Sweep Frequency Response Analysis
Sweep frequency response analysis: Reliable demagnetization of transformer cores
BY MARKUS PÜTTER, MICHAEL RÄDLER, BORIS UNTERER, OMICRON electronics GmbH
Whenever a power or distribution transformer is isolated from the power system, it is very probable that residual magnetism remains in the core due to the phase shift. However, residual magnetism also occurs when performing winding resistance tests. Since manufacturers use these measurements in their routine testing and these tests are typically performed for on-site condition assessment, transformers can be regularly influenced by the effect of residual magnetism.
Residual magnetism leads to high inrush currents which put a great and unnecessary load on the transformer. Additionally, a large number of diagnostic measurements are affected by residual magnetism. As a result, a utility can have difficulties obtaining a reliable condition assessment of its transformers.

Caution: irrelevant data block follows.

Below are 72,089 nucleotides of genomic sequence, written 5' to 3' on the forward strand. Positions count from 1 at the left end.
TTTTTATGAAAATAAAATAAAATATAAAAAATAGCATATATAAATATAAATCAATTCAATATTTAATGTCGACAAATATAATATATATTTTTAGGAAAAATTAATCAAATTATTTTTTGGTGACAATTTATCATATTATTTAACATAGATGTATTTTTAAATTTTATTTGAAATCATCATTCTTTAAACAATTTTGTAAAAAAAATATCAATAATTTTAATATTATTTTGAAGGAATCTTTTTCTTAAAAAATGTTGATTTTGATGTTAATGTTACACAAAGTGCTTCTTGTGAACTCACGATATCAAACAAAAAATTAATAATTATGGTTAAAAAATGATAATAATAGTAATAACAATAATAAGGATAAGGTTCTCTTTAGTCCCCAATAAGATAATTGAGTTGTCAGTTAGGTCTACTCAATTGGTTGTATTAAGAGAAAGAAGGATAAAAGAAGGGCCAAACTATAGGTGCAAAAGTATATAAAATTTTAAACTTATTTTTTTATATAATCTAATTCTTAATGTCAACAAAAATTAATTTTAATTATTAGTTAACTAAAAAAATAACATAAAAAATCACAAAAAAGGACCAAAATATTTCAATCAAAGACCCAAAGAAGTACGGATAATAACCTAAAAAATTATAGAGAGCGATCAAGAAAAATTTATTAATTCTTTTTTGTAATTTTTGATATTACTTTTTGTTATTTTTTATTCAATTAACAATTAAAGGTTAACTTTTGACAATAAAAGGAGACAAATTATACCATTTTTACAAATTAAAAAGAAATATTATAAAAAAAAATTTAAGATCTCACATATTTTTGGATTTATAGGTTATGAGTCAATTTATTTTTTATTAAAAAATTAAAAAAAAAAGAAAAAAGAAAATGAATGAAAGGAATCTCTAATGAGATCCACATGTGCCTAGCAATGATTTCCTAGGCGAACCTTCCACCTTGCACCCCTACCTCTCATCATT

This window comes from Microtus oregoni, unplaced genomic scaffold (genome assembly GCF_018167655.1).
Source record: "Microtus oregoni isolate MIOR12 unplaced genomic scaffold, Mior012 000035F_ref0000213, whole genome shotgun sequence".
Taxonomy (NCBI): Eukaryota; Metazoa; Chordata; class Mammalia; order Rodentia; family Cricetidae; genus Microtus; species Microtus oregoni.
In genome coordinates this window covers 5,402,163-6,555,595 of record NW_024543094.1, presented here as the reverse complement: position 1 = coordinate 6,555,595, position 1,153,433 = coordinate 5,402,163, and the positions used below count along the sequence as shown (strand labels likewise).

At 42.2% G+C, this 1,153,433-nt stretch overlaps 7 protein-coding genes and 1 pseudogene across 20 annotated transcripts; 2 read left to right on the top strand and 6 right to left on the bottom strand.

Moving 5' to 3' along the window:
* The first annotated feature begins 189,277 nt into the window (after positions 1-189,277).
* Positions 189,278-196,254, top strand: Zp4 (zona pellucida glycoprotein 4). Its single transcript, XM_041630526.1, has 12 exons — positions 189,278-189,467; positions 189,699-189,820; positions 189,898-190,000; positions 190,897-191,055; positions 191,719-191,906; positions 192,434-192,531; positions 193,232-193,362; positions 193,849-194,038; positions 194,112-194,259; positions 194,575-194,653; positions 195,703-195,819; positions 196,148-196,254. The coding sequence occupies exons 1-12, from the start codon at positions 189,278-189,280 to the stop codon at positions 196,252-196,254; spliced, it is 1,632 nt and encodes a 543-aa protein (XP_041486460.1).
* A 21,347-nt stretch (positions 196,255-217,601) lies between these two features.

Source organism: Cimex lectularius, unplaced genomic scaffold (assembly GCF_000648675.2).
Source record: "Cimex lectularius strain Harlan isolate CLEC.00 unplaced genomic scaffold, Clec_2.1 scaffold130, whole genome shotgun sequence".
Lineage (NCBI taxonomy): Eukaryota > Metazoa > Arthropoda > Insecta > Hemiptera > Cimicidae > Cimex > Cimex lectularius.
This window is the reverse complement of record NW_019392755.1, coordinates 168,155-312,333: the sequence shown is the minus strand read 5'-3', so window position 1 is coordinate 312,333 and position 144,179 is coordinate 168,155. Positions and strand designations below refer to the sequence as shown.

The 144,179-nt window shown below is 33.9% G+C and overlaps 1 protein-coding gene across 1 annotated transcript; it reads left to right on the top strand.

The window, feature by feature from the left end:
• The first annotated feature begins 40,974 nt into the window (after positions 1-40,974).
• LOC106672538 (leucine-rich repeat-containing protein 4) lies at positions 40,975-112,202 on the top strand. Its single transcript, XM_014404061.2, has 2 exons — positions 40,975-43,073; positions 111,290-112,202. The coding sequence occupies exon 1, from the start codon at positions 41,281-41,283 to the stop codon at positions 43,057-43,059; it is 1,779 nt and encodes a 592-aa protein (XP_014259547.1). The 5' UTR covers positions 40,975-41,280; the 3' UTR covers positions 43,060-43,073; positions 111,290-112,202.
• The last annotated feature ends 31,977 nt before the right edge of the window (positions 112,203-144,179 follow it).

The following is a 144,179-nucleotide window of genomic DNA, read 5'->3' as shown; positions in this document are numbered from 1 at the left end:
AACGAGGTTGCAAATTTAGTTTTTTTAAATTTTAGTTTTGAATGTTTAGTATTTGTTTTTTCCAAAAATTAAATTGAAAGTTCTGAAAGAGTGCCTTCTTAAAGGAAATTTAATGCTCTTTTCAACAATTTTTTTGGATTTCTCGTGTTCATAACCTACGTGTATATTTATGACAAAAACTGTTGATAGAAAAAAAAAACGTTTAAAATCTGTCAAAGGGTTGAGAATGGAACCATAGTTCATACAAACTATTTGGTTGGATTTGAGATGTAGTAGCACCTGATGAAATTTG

Therefore, utilities should demagnetize the transformer before re-energizing it or performing diagnostic measurements. Within the last few years, the first testing devices have been launched which allow practical demagnetization of transformers on-site.
The 2014 Transformer Report highlights the importance and the effect of residual magnetism and increases awareness of the associated risks with re-energizing transformers after an outage.